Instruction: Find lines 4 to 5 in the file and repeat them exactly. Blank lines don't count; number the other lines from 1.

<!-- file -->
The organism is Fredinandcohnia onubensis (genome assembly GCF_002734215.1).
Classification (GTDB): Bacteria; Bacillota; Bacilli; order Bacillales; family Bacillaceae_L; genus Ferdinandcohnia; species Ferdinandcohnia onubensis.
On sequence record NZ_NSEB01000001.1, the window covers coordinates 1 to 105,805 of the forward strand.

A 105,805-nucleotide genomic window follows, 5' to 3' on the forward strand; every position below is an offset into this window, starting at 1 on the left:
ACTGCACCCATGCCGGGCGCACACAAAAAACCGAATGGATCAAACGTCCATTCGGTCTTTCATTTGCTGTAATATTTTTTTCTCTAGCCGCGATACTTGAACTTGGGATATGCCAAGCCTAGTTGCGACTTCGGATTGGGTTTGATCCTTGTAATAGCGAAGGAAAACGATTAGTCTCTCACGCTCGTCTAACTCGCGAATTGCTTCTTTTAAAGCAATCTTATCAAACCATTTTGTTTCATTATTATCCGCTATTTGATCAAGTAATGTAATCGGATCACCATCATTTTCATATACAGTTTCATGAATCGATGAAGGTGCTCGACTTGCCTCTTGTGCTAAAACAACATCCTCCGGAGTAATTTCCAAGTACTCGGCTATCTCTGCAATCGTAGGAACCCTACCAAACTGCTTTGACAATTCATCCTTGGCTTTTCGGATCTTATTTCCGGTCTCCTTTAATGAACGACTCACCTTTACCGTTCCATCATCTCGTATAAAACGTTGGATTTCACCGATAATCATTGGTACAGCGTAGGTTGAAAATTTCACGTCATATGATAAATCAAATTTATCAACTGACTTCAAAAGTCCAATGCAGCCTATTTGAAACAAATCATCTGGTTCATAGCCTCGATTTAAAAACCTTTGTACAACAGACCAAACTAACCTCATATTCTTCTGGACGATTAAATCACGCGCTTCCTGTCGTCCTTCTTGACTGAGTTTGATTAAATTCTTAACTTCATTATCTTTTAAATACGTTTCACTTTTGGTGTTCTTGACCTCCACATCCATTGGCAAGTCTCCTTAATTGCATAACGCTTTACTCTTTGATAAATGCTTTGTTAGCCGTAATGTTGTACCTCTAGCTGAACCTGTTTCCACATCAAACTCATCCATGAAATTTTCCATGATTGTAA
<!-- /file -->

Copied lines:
A 105,805-nucleotide genomic window follows, 5' to 3' on the forward strand; every position below is an offset into this window, starting at 1 on the left:
ACTGCACCCATGCCGGGCGCACACAAAAAACCGAATGGATCAAACGTCCATTCGGTCTTTCATTTGCTGTAATATTTTTTTCTCTAGCCGCGATACTTGAACTTGGGATATGCCAAGCCTAGTTGCGACTTCGGATTGGGTTTGATCCTTGTAATAGCGAAGGAAAACGATTAGTCTCTCACGCTCGTCTAACTCGCGAATTGCTTCTTTTAAAGCAATCTTATCAAACCATTTTGTTTCATTATTATCCGCTATTTGATCAAGTAATGTAATCGGATCACCATCATTTTCATATACAGTTTCATGAATCGATGAAGGTGCTCGACTTGCCTCTTGTGCTAAAACAACATCCTCCGGAGTAATTTCCAAGTACTCGGCTATCTCTGCAATCGTAGGAACCCTACCAAACTGCTTTGACAATTCATCCTTGGCTTTTCGGATCTTATTTCCGGTCTCCTTTAATGAACGACTCACCTTTACCGTTCCATCATCTCGTATAAAACGTTGGATTTCACCGATAATCATTGGTACAGCGTAGGTTGAAAATTTCACGTCATATGATAAATCAAATTTATCAACTGACTTCAAAAGTCCAATGCAGCCTATTTGAAACAAATCATCTGGTTCATAGCCTCGATTTAAAAACCTTTGTACAACAGACCAAACTAACCTCATATTCTTCTGGACGATTAAATCACGCGCTTCCTGTCGTCCTTCTTGACTGAGTTTGATTAAATTCTTAACTTCATTATCTTTTAAATACGTTTCACTTTTGGTGTTCTTGACCTCCACATCCATTGGCAAGTCTCCTTAATTGCATAACGCTTTACTCTTTGATAAATGCTTTGTTAGCCGTAATGTTGTACCTCTAGCTGAACCTGTTTCCACATCAAACTCATCCATGAAATTTTCCATGATTGTAA